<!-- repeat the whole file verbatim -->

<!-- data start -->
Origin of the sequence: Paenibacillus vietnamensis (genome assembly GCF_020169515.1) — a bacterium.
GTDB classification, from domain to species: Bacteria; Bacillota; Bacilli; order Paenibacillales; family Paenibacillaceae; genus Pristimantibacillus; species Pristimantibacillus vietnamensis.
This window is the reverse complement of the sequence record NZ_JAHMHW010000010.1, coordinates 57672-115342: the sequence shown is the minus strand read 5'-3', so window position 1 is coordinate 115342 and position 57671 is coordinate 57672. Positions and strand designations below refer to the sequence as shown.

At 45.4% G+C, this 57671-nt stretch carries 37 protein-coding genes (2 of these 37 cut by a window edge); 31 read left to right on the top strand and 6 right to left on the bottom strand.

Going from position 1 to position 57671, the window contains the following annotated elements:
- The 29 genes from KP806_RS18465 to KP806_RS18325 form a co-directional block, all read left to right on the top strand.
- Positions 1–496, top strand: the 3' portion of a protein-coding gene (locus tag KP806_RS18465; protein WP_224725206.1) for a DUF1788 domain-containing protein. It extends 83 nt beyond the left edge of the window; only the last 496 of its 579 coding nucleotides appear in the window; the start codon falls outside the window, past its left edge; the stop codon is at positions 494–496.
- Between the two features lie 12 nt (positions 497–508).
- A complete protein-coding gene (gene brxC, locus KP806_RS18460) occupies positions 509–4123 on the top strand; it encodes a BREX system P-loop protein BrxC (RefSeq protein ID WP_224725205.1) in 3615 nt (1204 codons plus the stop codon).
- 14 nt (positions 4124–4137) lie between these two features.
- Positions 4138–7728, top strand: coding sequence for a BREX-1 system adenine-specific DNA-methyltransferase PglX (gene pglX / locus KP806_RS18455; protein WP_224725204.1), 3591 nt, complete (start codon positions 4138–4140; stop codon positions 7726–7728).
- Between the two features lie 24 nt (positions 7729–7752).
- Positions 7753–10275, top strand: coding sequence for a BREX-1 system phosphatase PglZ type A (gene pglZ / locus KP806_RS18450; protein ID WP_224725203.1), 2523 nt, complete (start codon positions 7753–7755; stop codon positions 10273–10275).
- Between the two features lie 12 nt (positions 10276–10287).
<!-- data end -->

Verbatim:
Origin of the sequence: Paenibacillus vietnamensis (genome assembly GCF_020169515.1) — a bacterium.
GTDB classification, from domain to species: Bacteria; Bacillota; Bacilli; order Paenibacillales; family Paenibacillaceae; genus Pristimantibacillus; species Pristimantibacillus vietnamensis.
This window is the reverse complement of the sequence record NZ_JAHMHW010000010.1, coordinates 57672-115342: the sequence shown is the minus strand read 5'-3', so window position 1 is coordinate 115342 and position 57671 is coordinate 57672. Positions and strand designations below refer to the sequence as shown.

At 45.4% G+C, this 57671-nt stretch carries 37 protein-coding genes (2 of these 37 cut by a window edge); 31 read left to right on the top strand and 6 right to left on the bottom strand.

Going from position 1 to position 57671, the window contains the following annotated elements:
- The 29 genes from KP806_RS18465 to KP806_RS18325 form a co-directional block, all read left to right on the top strand.
- Positions 1–496, top strand: the 3' portion of a protein-coding gene (locus tag KP806_RS18465; protein WP_224725206.1) for a DUF1788 domain-containing protein. It extends 83 nt beyond the left edge of the window; only the last 496 of its 579 coding nucleotides appear in the window; the start codon falls outside the window, past its left edge; the stop codon is at positions 494–496.
- Between the two features lie 12 nt (positions 497–508).
- A complete protein-coding gene (gene brxC, locus KP806_RS18460) occupies positions 509–4123 on the top strand; it encodes a BREX system P-loop protein BrxC (RefSeq protein ID WP_224725205.1) in 3615 nt (1204 codons plus the stop codon).
- 14 nt (positions 4124–4137) lie between these two features.
- Positions 4138–7728, top strand: coding sequence for a BREX-1 system adenine-specific DNA-methyltransferase PglX (gene pglX / locus KP806_RS18455; protein WP_224725204.1), 3591 nt, complete (start codon positions 4138–4140; stop codon positions 7726–7728).
- Between the two features lie 24 nt (positions 7729–7752).
- Positions 7753–10275, top strand: coding sequence for a BREX-1 system phosphatase PglZ type A (gene pglZ / locus KP806_RS18450; protein ID WP_224725203.1), 2523 nt, complete (start codon positions 7753–7755; stop codon positions 10273–10275).
- Between the two features lie 12 nt (positions 10276–10287).